We arrived at the square and had the feeling that it would be a very, very big demonstration. It’s 01:30 pm (13:30), the demonstration didn’t start for half an hour and there were already more people than at the biggest demonstration we saw this year. The boulevard was very full. People of all ages and sex. Old and young. We met in the Solidaires Block (5) and the demonstration was already very, very, very massive, the people were standing very close to each other. So much that we were a little worried. If the police attack, it would make it quite difficult for the crowd to move. There we were standing for a long time on the spot. Time to read all our collected leaflets and meet a lot of people. The firefighters are present – we will talk about it again – and climb on a scaffold while they spur on the crowd. The response was obviously positive.
Almost an hour and a half has passed since the first clashes started elsewhere. Even though we still haven’t moved.

It’s getting hot in front of the union building

We are getting closer to the front of the demo, and what we notice is the diversity of people, but above all the mass of people. The “cortège de tête” (6) covers almost the entire Magenta Boulevard. It should be noted that, in my humble opinion, it no longer makes sense to speak of a “cortège de tête”. The “cortège de tête” was a useful name when there were several separate demonstration blocks. Here and now, however, the differences in the demonstration are no longer really very obvious, since the demonstration has become a single collection of angry people who mix and mingle. Even trade union rallies shot with tear gas for years do not look as they did 3 or 4 years ago.

Anyway, we came back to the entrance of the boulevard near the intersection with the Rue du Château d’Eau. We have fallen a little behind when to our right a Shiva shop (a shop for household goods known among other things for its particularly sexist ads) was smashed. Almost immediately there was a rain of tear gas and at the same time large black clouds of smoke came in our direction from a fire in front of the union building. Many of us wonder what’s going on. We’ll see that it’s a big precast construction site that’s on fire right in front of the bourse du travail.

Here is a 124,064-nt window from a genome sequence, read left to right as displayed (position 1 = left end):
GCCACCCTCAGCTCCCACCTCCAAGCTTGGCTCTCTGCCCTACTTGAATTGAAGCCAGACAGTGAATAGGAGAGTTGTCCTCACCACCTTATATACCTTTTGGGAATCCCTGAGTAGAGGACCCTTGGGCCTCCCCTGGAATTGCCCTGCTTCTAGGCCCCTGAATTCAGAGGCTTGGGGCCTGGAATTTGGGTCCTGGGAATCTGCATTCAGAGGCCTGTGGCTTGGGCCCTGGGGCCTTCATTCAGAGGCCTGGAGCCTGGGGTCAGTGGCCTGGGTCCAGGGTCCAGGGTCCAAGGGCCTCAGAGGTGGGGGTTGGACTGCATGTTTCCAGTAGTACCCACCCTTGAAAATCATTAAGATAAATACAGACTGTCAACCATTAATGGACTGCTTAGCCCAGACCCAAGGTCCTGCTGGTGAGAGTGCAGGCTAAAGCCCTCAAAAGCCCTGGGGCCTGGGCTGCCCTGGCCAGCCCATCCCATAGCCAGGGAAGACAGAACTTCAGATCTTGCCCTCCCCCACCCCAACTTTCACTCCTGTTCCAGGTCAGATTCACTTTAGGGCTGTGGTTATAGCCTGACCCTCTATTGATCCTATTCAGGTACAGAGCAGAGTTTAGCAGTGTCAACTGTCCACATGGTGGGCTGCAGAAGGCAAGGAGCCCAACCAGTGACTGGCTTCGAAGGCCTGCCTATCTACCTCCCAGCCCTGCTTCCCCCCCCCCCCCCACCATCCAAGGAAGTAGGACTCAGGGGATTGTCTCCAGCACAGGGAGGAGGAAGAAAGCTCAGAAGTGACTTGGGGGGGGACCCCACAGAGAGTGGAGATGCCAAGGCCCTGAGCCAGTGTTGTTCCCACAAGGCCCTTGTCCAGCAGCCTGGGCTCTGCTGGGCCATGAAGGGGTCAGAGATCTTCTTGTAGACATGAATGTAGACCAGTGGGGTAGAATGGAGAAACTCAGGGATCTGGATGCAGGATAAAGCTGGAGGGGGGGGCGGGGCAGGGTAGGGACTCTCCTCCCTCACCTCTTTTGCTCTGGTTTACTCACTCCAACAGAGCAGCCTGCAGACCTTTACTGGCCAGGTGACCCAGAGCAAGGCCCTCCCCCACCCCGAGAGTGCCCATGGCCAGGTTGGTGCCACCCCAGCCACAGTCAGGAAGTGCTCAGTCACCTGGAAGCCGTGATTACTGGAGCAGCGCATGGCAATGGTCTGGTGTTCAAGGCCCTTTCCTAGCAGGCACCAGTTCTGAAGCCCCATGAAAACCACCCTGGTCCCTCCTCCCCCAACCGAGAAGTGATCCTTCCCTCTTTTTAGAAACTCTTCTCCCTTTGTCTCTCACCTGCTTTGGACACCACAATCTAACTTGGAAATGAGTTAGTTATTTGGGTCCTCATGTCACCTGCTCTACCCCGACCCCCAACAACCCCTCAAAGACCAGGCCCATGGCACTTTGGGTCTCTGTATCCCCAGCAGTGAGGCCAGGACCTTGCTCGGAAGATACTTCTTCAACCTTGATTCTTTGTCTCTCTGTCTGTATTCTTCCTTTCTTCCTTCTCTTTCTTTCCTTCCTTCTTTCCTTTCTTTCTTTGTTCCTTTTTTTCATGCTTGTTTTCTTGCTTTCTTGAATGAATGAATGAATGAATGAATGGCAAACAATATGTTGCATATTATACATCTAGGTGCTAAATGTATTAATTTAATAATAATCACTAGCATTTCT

We cannot stress enough how careful we must be with the use of fire, the consequences can be catastrophic. Well, the police are using it to push everyone back with a lot of tear gas. They are fogging Magenta Boulevard, all escape routes on the side are occupied by cops, we can only return to Jaques Bonsergent Metro station while coughing our lungs out. It is still very crowded and thousands of people have come with protective equipment. At this point we do not know how big the demo really is. Many people who did not want to fight move backwards. We will learn later that several thousand people have bypassed the Valmy Kai where there have been a few clashes. (7) Good for them, good for the others.

Positional combat and fatigue on the Boulevard Magenta

We decided to stay on the boulevard, but it wasn’t really going anywhere. Obviously banks are very popular today. Some people think it is wise to set fire in one of the banks even though it is located in a residential building. Some comrades rush to put out the fire.